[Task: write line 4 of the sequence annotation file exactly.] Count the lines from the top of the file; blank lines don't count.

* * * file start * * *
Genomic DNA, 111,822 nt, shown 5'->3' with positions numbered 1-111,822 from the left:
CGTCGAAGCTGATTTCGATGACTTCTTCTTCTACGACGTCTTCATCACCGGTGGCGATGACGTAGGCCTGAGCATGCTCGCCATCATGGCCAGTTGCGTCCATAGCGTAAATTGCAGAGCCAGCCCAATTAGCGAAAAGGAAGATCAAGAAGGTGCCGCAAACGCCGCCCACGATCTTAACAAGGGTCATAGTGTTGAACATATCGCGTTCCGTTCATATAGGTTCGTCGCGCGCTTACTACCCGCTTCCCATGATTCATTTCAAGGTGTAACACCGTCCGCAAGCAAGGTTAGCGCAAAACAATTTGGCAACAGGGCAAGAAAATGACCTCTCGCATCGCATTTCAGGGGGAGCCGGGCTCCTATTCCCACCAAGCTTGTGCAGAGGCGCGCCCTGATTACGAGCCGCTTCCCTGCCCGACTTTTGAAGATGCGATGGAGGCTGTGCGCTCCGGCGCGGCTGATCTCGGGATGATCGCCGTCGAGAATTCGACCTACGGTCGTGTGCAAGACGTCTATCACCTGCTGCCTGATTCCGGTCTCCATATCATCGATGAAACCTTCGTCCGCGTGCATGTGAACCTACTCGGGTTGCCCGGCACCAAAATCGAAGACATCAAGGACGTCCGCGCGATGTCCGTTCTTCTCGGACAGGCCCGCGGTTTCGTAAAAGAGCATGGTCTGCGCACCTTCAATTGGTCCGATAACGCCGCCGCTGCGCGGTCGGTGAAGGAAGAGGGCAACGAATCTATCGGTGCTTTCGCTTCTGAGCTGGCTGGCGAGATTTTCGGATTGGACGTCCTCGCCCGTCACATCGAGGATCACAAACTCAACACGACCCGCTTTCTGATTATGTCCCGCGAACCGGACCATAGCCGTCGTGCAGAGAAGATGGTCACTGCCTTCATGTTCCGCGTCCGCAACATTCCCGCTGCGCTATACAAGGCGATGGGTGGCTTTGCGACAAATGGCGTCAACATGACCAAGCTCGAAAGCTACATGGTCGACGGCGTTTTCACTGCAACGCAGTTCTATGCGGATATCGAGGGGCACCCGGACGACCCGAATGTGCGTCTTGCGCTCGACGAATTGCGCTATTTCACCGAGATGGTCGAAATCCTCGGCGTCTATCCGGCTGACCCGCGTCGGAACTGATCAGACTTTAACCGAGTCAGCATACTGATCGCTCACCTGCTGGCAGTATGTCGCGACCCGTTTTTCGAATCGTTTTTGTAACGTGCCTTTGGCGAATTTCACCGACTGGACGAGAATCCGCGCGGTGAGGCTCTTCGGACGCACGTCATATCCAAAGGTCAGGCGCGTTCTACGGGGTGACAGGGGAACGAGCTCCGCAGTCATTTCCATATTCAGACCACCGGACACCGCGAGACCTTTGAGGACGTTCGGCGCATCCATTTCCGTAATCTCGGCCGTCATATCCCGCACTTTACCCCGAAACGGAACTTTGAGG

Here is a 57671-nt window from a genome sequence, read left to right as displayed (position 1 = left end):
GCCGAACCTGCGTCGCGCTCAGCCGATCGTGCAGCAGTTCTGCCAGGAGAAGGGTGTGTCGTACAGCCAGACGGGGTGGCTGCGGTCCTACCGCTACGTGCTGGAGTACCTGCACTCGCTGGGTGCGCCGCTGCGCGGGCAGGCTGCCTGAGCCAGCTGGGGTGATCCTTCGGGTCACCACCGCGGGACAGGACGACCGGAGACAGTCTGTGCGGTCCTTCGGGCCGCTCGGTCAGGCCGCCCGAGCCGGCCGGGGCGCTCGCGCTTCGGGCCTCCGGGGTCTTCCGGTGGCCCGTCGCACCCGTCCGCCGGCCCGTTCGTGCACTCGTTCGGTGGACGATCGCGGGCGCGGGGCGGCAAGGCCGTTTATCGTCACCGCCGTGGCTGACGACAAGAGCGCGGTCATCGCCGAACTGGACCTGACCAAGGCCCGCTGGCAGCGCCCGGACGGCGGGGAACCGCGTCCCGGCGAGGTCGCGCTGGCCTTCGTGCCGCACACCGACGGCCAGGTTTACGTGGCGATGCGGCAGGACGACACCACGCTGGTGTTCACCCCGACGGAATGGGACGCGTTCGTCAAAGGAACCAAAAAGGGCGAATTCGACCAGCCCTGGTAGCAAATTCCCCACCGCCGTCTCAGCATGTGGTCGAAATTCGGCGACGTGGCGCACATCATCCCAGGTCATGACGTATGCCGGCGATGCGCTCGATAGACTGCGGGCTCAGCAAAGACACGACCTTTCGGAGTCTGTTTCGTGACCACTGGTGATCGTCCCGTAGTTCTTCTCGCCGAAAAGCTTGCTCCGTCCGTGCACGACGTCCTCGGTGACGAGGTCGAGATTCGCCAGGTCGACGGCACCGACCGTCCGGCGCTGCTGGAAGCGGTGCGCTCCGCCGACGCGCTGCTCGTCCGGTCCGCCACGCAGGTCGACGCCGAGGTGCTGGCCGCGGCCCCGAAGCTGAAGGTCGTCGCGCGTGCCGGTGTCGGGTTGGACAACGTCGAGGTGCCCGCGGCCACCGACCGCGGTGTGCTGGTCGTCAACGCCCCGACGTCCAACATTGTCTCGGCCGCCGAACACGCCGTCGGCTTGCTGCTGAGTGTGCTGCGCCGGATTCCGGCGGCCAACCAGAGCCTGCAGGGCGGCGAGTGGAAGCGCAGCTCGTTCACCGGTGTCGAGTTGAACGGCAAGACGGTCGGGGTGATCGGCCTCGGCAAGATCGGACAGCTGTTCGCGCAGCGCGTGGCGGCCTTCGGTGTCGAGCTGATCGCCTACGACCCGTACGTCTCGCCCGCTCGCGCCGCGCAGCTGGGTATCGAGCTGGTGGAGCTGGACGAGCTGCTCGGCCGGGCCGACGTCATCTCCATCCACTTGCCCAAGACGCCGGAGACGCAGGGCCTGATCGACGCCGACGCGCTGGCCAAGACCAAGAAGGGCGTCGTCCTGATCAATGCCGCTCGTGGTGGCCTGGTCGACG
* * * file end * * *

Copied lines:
GCCGAACCTGCGTCGCGCTCAGCCGATCGTGCAGCAGTTCTGCCAGGAGAAGGGTGTGTCGTACAGCCAGACGGGGTGGCTGCGGTCCTACCGCTACGTGCTGGAGTACCTGCACTCGCTGGGTGCGCCGCTGCGCGGGCAGGCTGCCTGAGCCAGCTGGGGTGATCCTTCGGGTCACCACCGCGGGACAGGACGACCGGAGACAGTCTGTGCGGTCCTTCGGGCCGCTCGGTCAGGCCGCCCGAGCCGGCCGGGGCGCTCGCGCTTCGGGCCTCCGGGGTCTTCCGGTGGCCCGTCGCACCCGTCCGCCGGCCCGTTCGTGCACTCGTTCGGTGGACGATCGCGGGCGCGGGGCGGCAAGGCCGTTTATCGTCACCGCCGTGGCTGACGACAAGAGCGCGGTCATCGCCGAACTGGACCTGACCAAGGCCCGCTGGCAGCGCCCGGACGGCGGGGAACCGCGTCCCGGCGAGGTCGCGCTGGCCTTCGTGCCGCACACCGACGGCCAGGTTTACGTGGCGATGCGGCAGGACGACACCACGCTGGTGTTCACCCCGACGGAATGGGACGCGTTCGTCAAAGGAACCAAAAAGGGCGAATTCGACCAGCCCTGGTAGCAAATTCCCCACCGCCGTCTCAGCATGTGGTCGAAATTCGGCGACGTGGCGCACATCATCCCAGGTCATGACGTATGCCGGCGATGCGCTCGATAGACTGCGGGCTCAGCAAAGACACGACCTTTCGGAGTCTGTTTCGTGACCACTGGTGATCGTCCCGTAGTTCTTCTCGCCGAAAAGCTTGCTCCGTCCGTGCACGACGTCCTCGGTGACGAGGTCGAGATTCGCCAGGTCGACGGCACCGACCGTCCGGCGCTGCTGGAAGCGGTGCGCTCCGCCGACGCGCTGCTCGTCCGGTCCGCCACGCAGGTCGACGCCGAGGTGCTGGCCGCGGCCCCGAAGCTGAAGGTCGTCGCGCGTGCCGGTGTCGGGTTGGACAACGTCGAGGTGCCCGCGGCCACCGACCGCGGTGTGCTGGTCGTCAACGCCCCGACGTCCAACATTGTCTCGGCCGCCGAACACGCCGTCGGCTTGCTGCTGAGTGTGCTGCGCCGGATTCCGGCGGCCAACCAGAGCCTGCAGGGCGGCGAGTGGAAGCGCAGCTCGTTCACCGGTGTCGAGTTGAACGGCAAGACGGTCGGGGTGATCGGCCTCGGCAAGATCGGACAGCTGTTCGCGCAGCGCGTGGCGGCCTTCGGTGTCGAGCTGATCGCCTACGACCCGTACGTCTCGCCCGCTCGCGCCGCGCAGCTGGGTATCGAGCTGGTGGAGCTGGACGAGCTGCTCGGCCGGGCCGACGTCATCTCCATCCACTTGCCCAAGACGCCGGAGACGCAGGGCCTGATCGACGCCGACGCGCTGGCCAAGACCAAGAAGGGCGTCGTCCTGATCAATGCCGCTCGTGGTGGCCTGGTCGACG